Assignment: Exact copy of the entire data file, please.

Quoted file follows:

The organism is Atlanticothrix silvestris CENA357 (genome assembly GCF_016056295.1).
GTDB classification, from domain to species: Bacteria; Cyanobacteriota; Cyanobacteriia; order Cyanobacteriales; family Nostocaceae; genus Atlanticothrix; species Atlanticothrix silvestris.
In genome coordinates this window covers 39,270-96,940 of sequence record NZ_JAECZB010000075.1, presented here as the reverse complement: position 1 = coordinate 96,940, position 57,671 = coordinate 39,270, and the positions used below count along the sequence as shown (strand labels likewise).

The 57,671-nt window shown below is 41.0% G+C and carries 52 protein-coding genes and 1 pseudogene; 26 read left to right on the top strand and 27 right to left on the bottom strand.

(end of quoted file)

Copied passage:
The organism is Atlanticothrix silvestris CENA357 (genome assembly GCF_016056295.1).
GTDB classification, from domain to species: Bacteria; Cyanobacteriota; Cyanobacteriia; order Cyanobacteriales; family Nostocaceae; genus Atlanticothrix; species Atlanticothrix silvestris.
In genome coordinates this window covers 39,270-96,940 of sequence record NZ_JAECZB010000075.1, presented here as the reverse complement: position 1 = coordinate 96,940, position 57,671 = coordinate 39,270, and the positions used below count along the sequence as shown (strand labels likewise).

The 57,671-nt window shown below is 41.0% G+C and carries 52 protein-coding genes and 1 pseudogene; 26 read left to right on the top strand and 27 right to left on the bottom strand.